Found via the grammar_whores community on LiveJournal:
‘Yo, can u plz help me write English?’
Carl Sharp knew there was a problem when he spotted his 15-year-old son’s summer job application: “i want 2 b a counselor because i love 2 work with kids.”
That night, the father in Phoenix removed the AOL Instant Messenger program from the family computer and informed both his children they were no longer to chat with friends online.
Granted, I can understand where Sharp is coming from— such writing is the result of the explosion of text messaging among my generation— yet at the same time, it does seem a bit unfair, as some of us do try to write instant messages in something resembling proper English.
It’s all a matter of style, and it seems that far too many children these days don’t understand the difference between formal and informal writing (remember the SMS-speak essay I blogged about a month ago?). Sure, one can write in an abbreviated, “netspeak” style in one’s personal journal, in letters to one’s friends, and the like— but one simply should not turn in a formal essay or a job application littered with abbreviations like “u” and “r”. Argh.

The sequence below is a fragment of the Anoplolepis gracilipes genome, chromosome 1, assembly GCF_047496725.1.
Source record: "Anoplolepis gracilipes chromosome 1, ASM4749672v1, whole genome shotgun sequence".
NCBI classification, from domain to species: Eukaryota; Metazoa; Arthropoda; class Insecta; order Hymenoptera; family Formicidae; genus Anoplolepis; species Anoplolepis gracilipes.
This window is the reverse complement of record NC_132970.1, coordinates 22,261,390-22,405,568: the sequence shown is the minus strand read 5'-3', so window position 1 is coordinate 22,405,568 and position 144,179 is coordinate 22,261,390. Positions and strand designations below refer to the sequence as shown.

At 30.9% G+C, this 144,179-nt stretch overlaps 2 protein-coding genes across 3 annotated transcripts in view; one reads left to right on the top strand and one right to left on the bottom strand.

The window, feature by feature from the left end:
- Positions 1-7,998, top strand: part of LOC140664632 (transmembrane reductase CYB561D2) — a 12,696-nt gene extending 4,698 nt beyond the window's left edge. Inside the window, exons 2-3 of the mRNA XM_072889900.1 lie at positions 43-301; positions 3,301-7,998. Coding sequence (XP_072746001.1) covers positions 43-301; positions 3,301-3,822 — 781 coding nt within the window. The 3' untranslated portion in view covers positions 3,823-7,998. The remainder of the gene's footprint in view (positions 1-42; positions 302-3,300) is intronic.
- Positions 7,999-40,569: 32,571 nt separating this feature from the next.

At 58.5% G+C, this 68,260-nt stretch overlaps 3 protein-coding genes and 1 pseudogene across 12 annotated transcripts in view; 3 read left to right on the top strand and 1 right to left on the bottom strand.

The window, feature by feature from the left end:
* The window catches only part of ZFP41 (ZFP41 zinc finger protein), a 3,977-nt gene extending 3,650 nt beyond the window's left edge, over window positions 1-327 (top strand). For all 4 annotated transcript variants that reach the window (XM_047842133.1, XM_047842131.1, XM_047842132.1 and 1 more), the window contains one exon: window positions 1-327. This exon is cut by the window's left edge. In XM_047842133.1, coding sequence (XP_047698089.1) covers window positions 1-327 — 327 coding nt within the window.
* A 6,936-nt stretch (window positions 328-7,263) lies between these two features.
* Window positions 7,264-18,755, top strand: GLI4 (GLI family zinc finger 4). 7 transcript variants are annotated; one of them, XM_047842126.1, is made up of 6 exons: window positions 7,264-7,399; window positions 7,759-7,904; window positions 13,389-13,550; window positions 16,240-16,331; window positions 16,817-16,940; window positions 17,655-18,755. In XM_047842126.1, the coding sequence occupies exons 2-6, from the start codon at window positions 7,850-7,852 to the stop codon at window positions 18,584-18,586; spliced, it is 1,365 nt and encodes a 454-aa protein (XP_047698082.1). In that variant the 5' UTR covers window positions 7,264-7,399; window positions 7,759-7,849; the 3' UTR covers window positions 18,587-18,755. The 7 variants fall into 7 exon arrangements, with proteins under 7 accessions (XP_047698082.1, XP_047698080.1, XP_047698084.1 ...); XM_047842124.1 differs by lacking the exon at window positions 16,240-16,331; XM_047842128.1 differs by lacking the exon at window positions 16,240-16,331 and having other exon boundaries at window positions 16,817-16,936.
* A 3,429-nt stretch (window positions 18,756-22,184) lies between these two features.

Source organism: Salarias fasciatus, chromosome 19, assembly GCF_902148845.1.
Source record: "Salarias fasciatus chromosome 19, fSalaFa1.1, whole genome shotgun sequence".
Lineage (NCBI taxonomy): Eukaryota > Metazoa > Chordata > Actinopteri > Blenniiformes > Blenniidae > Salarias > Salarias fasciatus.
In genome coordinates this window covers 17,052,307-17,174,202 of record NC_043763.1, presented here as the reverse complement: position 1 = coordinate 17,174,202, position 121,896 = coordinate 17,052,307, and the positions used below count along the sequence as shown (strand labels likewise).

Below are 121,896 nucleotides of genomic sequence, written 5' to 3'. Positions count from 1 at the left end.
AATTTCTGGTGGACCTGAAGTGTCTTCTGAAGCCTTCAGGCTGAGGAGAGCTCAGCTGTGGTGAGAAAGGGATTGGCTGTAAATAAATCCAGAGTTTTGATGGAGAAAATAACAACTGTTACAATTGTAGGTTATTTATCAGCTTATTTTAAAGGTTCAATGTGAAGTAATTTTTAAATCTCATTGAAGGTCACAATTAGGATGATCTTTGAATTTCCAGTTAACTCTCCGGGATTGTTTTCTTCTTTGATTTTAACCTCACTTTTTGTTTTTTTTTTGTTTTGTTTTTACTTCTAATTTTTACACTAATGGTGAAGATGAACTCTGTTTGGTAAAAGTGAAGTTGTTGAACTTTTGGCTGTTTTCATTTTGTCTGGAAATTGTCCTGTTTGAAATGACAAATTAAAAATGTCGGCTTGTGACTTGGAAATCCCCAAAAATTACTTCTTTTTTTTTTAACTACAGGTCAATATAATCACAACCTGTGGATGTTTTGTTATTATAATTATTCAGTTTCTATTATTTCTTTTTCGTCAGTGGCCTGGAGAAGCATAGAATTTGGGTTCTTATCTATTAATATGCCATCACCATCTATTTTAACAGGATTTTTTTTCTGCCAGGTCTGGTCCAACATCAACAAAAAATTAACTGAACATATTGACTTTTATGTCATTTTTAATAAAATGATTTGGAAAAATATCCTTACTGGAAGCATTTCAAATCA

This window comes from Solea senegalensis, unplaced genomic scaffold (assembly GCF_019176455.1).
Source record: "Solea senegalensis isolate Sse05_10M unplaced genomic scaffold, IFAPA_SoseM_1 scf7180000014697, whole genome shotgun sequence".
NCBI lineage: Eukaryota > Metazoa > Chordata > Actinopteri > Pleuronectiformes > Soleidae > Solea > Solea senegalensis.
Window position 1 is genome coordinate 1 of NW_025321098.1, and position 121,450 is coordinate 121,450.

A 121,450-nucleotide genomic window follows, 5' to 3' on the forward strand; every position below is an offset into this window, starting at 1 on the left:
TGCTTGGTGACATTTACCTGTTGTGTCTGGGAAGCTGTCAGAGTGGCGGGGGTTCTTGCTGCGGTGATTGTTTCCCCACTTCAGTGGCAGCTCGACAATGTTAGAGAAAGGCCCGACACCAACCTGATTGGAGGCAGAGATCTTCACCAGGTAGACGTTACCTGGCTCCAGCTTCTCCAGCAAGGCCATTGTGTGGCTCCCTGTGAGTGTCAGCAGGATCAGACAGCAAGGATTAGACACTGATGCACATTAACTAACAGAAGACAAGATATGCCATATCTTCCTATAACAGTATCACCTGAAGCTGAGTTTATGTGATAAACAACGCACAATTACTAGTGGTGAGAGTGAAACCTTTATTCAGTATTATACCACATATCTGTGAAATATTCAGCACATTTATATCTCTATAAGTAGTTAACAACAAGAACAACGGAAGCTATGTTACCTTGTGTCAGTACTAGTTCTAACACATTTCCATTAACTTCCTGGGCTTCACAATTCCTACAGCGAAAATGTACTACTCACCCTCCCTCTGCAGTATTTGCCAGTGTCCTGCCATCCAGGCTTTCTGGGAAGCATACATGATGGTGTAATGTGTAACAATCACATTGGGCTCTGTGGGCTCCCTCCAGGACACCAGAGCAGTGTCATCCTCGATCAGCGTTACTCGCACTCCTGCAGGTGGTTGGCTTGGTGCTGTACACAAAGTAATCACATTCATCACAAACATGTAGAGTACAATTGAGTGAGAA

Edit 2003/04/03: I just noticed something even more disturbing in that article. It’s not just middle-schoolers who have difficulty distinguishing between proper English and netspeak; apparently even college freshmen have trouble with it:
English instructor Cindy Glover, who last year taught a section of freshman composition at Florida Atlantic University in Boca Raton, says she spent a lot of time unteaching Internet-speak. “My students were trying to communicate fairly academic, scholarly thoughts, but some of them didn’t seem to know it’s ‘y-o-u,’ not ‘u,’ ” Glover says. “I wanted to teach them to communicate persuasively, but I couldn’t get past the really horrific spelling or grammar.”